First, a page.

…but what surprises and disturbs me is how, relatively speaking, we’re not drinking much more than we tend to in a typical year.
Research done at the University of Victoria suggests that the average person in BC has had between five and ten more drinks a month in 2020 than the 2012-2019 average. Drinking spiked in March (unsurprisingly), dipped in April, and has gone up consistently until July (the last month for which the researchers have data). But again–not as much as I was expecting.
What is shocking to me, though? Those numbers represent “estimates of per capita monthly standard drinks of total alcohol consumption” for everybody in the province aged 15 and older. To put it in other words: if a standard drink is ~a 12 oz. beer at 5% alcohol, that means that in July 2020, it’s estimated that every single person in BC aged 15 or older drank the equivalent of fifty beers in the month of July. Which is, again, just slightly higher than the average of per capita monthly standard drinks of total alcohol consumption since 2012.
Fifty drinks is approximately two beers a night. Or two glasses of wine. Or two shots. Which is not bad.
But then you remember that the drinking age in BC is 19. And, of course, not everyone drinks fifty drinks a month; I’m probably at a third of that this month.
So spare a thought for those whose drinking keeps the average per capita that high in a regular year.
And my Northern brothers and sisters, you really gotta up your game. I mean, I had to drink Sleemans. A lager that comes in a bottle that looks like this:
Seriously: Clear bottles? I can’t respect that. C’mon, Canada. You aren’t Mexico.
Although I suppose I got what I deserved when I bought a “variety pack” of beers that were all lagers of some kind. Dear Sleemans: you cannot add food coloring to your lager and call it a bock. It doesn’t work like that.
It wasn’t all bad though. I did manage to get to a proper pub and try a few things:
Block 3 lager
I’m told this is a Belgian lager and it is no lie: the oddly sweet nose, a a very sweet fruit slant with a dry finish. You can’t call this a normal lager by any means. It’s not bad but the yeast shines so brightly, I’m not sure about the beer. Is this a problem of expectations, or is it just that the style doesn’t support Belgian yeast flavors very well? I don’t know but I’m pretty sure this beer appeals to someone because it’s got interesting flavors and it isn’t flawed. Just not for me, I think.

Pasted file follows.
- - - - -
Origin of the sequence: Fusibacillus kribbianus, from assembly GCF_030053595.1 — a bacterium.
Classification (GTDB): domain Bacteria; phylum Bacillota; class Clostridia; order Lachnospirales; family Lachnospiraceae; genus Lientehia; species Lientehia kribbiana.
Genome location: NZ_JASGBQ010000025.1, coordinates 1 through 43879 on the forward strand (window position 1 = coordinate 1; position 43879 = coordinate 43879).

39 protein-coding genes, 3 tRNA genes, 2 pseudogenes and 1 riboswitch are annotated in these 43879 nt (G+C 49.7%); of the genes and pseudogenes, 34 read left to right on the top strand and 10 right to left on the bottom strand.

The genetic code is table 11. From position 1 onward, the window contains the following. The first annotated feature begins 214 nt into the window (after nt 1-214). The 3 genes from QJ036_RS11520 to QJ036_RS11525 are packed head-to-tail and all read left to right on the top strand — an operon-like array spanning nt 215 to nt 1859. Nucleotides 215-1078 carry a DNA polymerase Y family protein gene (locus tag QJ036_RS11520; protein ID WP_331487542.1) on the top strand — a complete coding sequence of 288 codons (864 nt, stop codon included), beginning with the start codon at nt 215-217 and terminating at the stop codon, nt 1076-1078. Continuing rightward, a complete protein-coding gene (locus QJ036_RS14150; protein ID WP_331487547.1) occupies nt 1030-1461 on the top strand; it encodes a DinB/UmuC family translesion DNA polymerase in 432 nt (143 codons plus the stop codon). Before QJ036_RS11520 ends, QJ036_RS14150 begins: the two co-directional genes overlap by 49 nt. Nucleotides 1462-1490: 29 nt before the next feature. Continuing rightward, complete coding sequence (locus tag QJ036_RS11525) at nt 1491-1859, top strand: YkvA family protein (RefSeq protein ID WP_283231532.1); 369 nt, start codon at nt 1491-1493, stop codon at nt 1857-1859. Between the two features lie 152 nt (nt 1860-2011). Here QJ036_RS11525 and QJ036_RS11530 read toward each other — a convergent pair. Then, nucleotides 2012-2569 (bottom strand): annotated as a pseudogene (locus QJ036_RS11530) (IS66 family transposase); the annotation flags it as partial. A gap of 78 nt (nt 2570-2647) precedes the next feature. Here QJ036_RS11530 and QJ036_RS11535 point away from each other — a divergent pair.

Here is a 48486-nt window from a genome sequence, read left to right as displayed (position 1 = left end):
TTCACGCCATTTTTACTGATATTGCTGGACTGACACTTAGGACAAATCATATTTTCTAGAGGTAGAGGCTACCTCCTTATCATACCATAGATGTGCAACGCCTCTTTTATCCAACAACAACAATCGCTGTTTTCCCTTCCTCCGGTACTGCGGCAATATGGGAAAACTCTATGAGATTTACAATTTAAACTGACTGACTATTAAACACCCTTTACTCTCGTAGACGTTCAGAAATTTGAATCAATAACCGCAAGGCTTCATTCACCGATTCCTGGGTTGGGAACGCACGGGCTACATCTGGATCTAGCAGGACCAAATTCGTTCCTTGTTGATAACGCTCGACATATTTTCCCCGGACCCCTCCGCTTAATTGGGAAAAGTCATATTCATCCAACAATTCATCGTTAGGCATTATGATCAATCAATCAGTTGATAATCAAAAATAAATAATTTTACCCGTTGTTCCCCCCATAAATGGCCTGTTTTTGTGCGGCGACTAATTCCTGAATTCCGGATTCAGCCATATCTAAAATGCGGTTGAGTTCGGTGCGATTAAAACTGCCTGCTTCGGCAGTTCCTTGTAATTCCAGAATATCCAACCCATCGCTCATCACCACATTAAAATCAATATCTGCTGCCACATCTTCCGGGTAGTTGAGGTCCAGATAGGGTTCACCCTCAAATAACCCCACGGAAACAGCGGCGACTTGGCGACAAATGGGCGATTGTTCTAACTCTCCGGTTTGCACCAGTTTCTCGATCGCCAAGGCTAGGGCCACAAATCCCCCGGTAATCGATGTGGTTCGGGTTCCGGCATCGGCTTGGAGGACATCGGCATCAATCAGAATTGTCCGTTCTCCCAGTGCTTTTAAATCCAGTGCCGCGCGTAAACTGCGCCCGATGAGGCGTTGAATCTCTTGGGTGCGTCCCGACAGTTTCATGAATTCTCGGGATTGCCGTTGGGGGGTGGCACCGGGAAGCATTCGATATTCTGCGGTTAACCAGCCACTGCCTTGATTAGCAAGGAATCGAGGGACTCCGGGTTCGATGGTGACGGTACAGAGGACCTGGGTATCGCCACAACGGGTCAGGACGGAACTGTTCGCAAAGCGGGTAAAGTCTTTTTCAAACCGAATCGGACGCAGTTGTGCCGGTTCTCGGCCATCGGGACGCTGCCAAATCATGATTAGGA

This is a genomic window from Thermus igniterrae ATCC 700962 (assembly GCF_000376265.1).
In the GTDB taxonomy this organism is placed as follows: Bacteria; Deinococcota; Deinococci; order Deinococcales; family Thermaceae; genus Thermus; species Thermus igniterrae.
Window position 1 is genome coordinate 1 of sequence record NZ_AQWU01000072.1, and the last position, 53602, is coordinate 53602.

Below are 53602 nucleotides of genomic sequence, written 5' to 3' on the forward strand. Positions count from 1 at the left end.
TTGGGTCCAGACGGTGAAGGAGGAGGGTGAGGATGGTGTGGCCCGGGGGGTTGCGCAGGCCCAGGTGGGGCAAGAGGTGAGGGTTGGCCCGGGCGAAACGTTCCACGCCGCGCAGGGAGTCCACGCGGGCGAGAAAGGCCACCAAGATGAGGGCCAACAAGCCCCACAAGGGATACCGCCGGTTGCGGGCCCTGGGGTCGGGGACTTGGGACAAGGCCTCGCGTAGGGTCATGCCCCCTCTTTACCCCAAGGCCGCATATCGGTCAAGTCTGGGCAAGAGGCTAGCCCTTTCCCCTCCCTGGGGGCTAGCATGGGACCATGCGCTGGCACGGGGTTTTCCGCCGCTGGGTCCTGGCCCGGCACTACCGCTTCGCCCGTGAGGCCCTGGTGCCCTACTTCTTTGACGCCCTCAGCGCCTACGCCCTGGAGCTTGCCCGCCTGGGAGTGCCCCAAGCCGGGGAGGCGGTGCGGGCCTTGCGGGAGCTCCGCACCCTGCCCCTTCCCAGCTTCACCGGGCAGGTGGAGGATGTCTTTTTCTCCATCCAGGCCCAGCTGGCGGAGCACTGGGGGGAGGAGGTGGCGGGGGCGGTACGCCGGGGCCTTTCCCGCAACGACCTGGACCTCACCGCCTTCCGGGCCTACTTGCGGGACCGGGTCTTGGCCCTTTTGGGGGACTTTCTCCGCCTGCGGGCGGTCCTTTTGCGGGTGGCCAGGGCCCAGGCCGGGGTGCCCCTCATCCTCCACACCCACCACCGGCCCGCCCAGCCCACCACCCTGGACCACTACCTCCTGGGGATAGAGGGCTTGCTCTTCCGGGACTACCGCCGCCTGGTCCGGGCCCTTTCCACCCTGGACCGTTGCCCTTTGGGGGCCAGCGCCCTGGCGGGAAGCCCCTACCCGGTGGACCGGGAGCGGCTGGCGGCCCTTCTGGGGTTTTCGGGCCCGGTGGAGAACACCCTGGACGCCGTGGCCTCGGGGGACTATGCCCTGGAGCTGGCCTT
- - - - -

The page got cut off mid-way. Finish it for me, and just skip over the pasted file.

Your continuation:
Descendants Harbinger American pale ale
A pretty solid IPA. Or I guess APA. I’m glad to see a distinction being made: hopefully this means that IPAs will start to be indicative of more balanced beers, while APAs push hops much further. That would be handy for drinkers and enthusiasts alike, I think.
Finish is dry on this beer but still a solid bitterness. It needs a little work though, there is something off here that I can’t put my finger on. A little dirty? The nose rapidly fades too and that’s not a good sign. This is a solid start but it still needs a little push.
This was a lager I could get into. Clean and tasty, there isn’t anything to write home about here, and that’s exactly how it ought to be. Except I ought to note; it was a hell of a lot tastier than Sleeman’s beers which were content to provide mere whiffs of flavor. If given the option, gimme more of that.
Squamish is a small town and to be frank, there isn’t much to do there.
But there is a brewery: Howe Sound. I had a few of their beers during my stay, including a few that I enjoyed but didn’t take notes on. The next day, I went back and got a sampler; here’s what I wrote about those:
The pumpkin ale (far right) has a nice biscuit quality, evoking a pie crust, and I appreciate the brewery’s take on things, even if I’m not fond of the style. And let’s face it, pumpkin beers are the pumpkin spice latte of ales: trendy and trying to appeal to everyone.
The base hefe (far left) is very nice, the banana and orange elements are pronounced but not overwhelming. The wheat gives it a good backbone. It’s ok but the truth is, their King Hefe is a better beer. Get that if you have the option.
Troller (the red next to the hefe) has a marijuana stink in the nose. It’s also a bit too thin to support this intense aroma, and the resiny finish doesn’t have the middle to balance it.
The IPA (between the two redder ales) is mining the NW IPA style and it should appease any hophead. Clearly restraining the malt in order took emphasize the hop qualities, it is eschewing balance to appeal to what is one of the most popular styles in the NW area.